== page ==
I wrote a perl script that allows you to compose puredata patches in a text editor. You define the patch using ASCII art like this:
*------------------------* | .--------. \ .-x--------. | osc~ 5 | * | osc~ 500 | `-x------' | `-x--------' | | | .-x------. | | | *~ 300 | | | `-x------' | *---* | | | *------------* .-x------. | *~ 0.2 | `-x------' | * |\ | * | | .-x-x--. | dac~ | `------'
Then run the Perl script over it to produce a .pd file, that you can then load into puredata to get this:
The ASCII syntax basically allows you to define pd objects and connect them together. Layout is preserved. Much like in ghostbusters, you can’t cross the lines, and there isn’t syntax for different box types (messages and numbers). Fixing this would be short work, but I ran out of train journey :)
There is a particular syntax for drawing the lines. You use – for going left and right, | for going up and down and \ and / for going diagonally. To change direction or fork a wire you have to place a * . Mark inlets and outlets with x .
I think this shows nicely how there is no real difference between patching and coding. Shades of pixels are an alphabet, anything can be a program if you define a suitable interpreter to go with it.
Sadly you can’t do live patching with this, but perhaps this could be a starting point for thinking about more interesting ways of programming with text.
If you are curious you can download the script (and patch) here.
Apologies to those who weren’t getting any sound from vocable, here’s a version with a quick bugfix from Rohan Drape that makes sure control buses are properly initialised. It should work for everyone now. Thanks Rohan!
By the way you might notice that vocable records everything you do under the ‘logs’ directory. I’d be really interested in seeing your log files and the dorky words and funky rhythms you are typing in. Please send me a copy if you don’t mind — don’t be shy now…
My MSc thesis is here. The reader may find many loose ends, which may well get tied up through my PhD research.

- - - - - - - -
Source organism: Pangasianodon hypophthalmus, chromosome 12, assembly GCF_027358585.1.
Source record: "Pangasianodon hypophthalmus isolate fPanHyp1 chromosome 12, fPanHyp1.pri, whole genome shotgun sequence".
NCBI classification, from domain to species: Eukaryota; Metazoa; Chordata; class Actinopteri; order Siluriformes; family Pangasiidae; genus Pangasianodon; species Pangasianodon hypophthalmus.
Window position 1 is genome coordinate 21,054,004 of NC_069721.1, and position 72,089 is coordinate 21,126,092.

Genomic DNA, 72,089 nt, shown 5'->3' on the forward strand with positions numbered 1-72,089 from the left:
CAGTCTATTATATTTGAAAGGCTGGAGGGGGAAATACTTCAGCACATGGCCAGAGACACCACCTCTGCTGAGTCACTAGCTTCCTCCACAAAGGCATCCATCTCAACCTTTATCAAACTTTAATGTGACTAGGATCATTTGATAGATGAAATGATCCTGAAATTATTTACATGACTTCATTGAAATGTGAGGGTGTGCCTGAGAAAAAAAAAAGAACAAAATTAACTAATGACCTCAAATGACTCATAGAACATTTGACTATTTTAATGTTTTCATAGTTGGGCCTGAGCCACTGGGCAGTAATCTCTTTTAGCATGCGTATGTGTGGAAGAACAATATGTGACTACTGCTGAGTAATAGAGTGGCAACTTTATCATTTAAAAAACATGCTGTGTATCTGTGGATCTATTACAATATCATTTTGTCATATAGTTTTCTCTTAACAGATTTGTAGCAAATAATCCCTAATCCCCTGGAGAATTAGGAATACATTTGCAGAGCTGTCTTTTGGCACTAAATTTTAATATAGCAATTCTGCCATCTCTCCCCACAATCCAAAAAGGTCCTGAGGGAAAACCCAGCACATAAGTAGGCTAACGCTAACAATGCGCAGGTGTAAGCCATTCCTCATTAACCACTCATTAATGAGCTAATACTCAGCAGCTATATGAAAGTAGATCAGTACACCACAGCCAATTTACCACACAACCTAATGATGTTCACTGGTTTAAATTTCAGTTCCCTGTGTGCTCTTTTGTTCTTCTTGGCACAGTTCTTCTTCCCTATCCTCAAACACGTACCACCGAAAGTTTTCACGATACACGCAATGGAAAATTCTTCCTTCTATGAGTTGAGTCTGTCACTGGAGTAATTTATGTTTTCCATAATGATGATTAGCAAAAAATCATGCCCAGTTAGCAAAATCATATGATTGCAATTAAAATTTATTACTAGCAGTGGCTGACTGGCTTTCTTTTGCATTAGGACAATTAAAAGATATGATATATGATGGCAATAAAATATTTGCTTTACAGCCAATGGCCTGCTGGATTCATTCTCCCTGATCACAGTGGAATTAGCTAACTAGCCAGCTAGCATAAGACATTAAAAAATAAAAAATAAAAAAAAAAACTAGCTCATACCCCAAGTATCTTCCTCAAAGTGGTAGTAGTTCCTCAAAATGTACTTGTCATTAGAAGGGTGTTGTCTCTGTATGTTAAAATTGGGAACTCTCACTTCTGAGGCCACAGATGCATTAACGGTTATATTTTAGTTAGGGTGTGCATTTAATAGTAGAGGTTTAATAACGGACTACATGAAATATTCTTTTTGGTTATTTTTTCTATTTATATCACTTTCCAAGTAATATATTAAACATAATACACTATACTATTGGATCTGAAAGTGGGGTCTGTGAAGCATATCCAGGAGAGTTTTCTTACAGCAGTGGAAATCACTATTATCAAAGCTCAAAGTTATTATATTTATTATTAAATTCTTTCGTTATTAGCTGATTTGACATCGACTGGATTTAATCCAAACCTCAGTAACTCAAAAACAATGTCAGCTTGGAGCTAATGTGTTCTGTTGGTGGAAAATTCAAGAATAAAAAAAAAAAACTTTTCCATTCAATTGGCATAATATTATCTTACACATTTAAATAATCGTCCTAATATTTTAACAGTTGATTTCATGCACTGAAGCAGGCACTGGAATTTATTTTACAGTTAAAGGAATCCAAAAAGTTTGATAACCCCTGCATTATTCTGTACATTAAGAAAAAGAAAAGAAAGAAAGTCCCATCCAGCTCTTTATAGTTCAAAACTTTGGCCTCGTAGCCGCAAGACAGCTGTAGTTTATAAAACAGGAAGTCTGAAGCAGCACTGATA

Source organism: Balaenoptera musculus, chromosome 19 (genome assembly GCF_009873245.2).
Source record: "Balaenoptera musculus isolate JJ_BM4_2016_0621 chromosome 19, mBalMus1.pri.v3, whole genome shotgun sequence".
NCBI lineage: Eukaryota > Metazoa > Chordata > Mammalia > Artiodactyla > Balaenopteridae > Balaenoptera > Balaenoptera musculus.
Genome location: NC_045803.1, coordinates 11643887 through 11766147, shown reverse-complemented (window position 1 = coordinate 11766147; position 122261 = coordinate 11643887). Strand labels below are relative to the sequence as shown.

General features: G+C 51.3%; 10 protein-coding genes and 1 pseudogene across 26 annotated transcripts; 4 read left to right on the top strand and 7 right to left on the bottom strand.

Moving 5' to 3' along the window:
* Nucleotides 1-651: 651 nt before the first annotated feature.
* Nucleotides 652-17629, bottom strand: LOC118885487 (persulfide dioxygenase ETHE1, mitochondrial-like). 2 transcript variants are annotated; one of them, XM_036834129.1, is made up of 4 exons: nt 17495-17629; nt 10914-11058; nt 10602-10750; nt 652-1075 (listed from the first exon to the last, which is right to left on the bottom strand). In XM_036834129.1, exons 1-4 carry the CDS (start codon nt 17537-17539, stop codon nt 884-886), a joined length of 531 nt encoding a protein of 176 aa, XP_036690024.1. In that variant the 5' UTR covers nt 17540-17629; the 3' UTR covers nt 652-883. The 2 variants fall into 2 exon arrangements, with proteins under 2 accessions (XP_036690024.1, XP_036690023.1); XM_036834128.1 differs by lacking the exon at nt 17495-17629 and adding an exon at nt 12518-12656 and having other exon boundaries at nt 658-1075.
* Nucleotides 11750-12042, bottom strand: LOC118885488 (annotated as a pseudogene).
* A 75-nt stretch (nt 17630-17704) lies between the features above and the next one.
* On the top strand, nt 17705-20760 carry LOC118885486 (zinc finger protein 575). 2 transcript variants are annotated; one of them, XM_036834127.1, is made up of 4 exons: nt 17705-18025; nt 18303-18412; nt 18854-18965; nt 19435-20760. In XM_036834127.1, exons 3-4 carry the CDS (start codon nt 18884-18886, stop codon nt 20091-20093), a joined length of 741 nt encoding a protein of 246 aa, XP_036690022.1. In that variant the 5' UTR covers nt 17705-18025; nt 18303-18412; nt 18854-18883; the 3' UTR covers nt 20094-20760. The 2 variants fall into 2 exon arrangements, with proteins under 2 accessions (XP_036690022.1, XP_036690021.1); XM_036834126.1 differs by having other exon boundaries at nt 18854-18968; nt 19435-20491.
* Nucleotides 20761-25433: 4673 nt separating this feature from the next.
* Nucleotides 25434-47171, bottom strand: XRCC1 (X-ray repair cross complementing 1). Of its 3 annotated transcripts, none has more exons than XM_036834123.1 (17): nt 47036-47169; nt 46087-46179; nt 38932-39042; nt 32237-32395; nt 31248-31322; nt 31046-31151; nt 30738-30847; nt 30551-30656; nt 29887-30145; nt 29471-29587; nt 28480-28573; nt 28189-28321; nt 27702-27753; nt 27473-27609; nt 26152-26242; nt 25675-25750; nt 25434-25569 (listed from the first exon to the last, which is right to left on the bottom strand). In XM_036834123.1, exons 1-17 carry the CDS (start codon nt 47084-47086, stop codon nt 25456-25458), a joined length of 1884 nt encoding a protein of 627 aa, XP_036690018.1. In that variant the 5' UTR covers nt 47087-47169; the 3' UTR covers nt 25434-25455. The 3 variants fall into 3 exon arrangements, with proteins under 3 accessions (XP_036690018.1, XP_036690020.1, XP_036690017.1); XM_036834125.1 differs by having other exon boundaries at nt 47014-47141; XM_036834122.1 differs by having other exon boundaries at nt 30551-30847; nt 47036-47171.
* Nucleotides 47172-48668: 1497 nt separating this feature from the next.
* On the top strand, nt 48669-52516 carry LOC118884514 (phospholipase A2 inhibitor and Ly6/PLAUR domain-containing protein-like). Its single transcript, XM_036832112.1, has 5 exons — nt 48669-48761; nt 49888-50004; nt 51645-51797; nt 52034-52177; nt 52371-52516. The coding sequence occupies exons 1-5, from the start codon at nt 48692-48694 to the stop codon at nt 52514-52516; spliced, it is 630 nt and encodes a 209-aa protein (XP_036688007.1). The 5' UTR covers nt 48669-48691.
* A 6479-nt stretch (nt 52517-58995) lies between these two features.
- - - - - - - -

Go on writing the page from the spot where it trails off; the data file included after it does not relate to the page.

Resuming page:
In the context of the live coding of music and computational creativity, literature examining perceptual relationships between text, speech and instrumental sounds are surveyed, including the use of vocable words in music. A system for improvising polymetric rhythms with vocable words is introduced, together with a working prototype for producing rhythmic continuations within the system. This is shown to be a promising direction for both text based music improvisation and research into creative agents.
Another screencast, a short one this time, which I’ve been using as a demo in talks.
I’ll be talking about my adventures with vocable synthesis at OpenLab 4 this Sunday. Openlab are a collective of people doing artistic and musical things with (or as) free software, putting on top notch free events such as this.
Full details here:
The haskell source for my vocable synthesis system used in my previous screencasts is now available. I’ve been having fun rewriting this over the last couple of days, and would appreciate any criticism of my code.
I love graphviz. You feed in data in a simple, easy to generate format and it creates the most beautifully laid out visualisations from it.
I didn’t tell it to lay them out in a hexagon, it just did because it was the simplest way of doing so. I then tried manually adding extra connections
As ever, feedback, both positive and negative is very much appreciated!
My MSc project is gradually coming to a close… I think I finally have some software that I could improvise with, which I’m going to give it a trial run at the dork camp next weekend. Still a lot of writing to do around it, and only a couple of full days left to do it in, but I think it’s doable.
The user interface for my system is basically GNU readline, a really nice, featureful way of working with lines of text so perfect for improvising line-based textual rhythms. I foresee many people suggesting pretty GUIs but hey… This project is all about the expressive power of letter combos, that goes for keypresses as well as vocables.
So I explained my msc project to Amy who explained it back far better than I could have; “… it’s controlled by a human who types the sounds the computer tries to make that sound like a human trying to sound like some electronic music”. So now I want to rename my soon-to-be-finished thesis “A system for humans typing sounds that a computer tries to make sound like a human trying to sound like a computer making music, with software that acts like a human doing so”.